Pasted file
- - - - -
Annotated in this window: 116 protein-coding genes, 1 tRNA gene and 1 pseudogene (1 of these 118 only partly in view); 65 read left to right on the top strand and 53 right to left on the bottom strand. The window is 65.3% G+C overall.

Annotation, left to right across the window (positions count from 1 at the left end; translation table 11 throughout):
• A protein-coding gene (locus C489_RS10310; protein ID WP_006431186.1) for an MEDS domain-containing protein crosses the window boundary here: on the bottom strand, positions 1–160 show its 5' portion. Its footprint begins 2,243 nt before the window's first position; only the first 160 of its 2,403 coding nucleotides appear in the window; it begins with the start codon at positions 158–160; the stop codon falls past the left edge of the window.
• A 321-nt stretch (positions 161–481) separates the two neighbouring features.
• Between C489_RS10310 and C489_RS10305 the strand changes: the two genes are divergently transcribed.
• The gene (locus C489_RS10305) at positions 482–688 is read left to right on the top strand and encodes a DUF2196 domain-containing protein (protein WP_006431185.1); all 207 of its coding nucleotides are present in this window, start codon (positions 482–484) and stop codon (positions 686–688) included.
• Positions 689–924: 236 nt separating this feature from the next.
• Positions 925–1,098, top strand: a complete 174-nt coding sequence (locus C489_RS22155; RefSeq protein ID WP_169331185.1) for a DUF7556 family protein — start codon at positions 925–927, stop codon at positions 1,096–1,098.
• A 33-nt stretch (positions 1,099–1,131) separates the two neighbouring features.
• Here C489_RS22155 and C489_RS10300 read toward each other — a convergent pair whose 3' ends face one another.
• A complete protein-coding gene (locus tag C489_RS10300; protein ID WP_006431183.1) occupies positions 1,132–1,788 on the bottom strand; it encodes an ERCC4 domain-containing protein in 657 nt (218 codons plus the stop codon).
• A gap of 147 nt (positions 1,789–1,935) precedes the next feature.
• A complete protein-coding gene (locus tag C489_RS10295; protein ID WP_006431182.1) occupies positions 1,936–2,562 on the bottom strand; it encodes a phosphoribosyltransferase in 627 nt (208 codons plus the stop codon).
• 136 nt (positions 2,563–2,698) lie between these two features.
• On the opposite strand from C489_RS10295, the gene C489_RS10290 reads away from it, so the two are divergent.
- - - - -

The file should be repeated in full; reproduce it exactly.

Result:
Annotated in this window: 116 protein-coding genes, 1 tRNA gene and 1 pseudogene (1 of these 118 only partly in view); 65 read left to right on the top strand and 53 right to left on the bottom strand. The window is 65.3% G+C overall.

Annotation, left to right across the window (positions count from 1 at the left end; translation table 11 throughout):
• A protein-coding gene (locus C489_RS10310; protein ID WP_006431186.1) for an MEDS domain-containing protein crosses the window boundary here: on the bottom strand, positions 1–160 show its 5' portion. Its footprint begins 2,243 nt before the window's first position; only the first 160 of its 2,403 coding nucleotides appear in the window; it begins with the start codon at positions 158–160; the stop codon falls past the left edge of the window.
• A 321-nt stretch (positions 161–481) separates the two neighbouring features.
• Between C489_RS10310 and C489_RS10305 the strand changes: the two genes are divergently transcribed.
• The gene (locus C489_RS10305) at positions 482–688 is read left to right on the top strand and encodes a DUF2196 domain-containing protein (protein WP_006431185.1); all 207 of its coding nucleotides are present in this window, start codon (positions 482–484) and stop codon (positions 686–688) included.
• Positions 689–924: 236 nt separating this feature from the next.
• Positions 925–1,098, top strand: a complete 174-nt coding sequence (locus C489_RS22155; RefSeq protein ID WP_169331185.1) for a DUF7556 family protein — start codon at positions 925–927, stop codon at positions 1,096–1,098.
• A 33-nt stretch (positions 1,099–1,131) separates the two neighbouring features.
• Here C489_RS22155 and C489_RS10300 read toward each other — a convergent pair whose 3' ends face one another.
• A complete protein-coding gene (locus tag C489_RS10300; protein ID WP_006431183.1) occupies positions 1,132–1,788 on the bottom strand; it encodes an ERCC4 domain-containing protein in 657 nt (218 codons plus the stop codon).
• A gap of 147 nt (positions 1,789–1,935) precedes the next feature.
• A complete protein-coding gene (locus tag C489_RS10295; protein ID WP_006431182.1) occupies positions 1,936–2,562 on the bottom strand; it encodes a phosphoribosyltransferase in 627 nt (208 codons plus the stop codon).
• 136 nt (positions 2,563–2,698) lie between these two features.
• On the opposite strand from C489_RS10295, the gene C489_RS10290 reads away from it, so the two are divergent.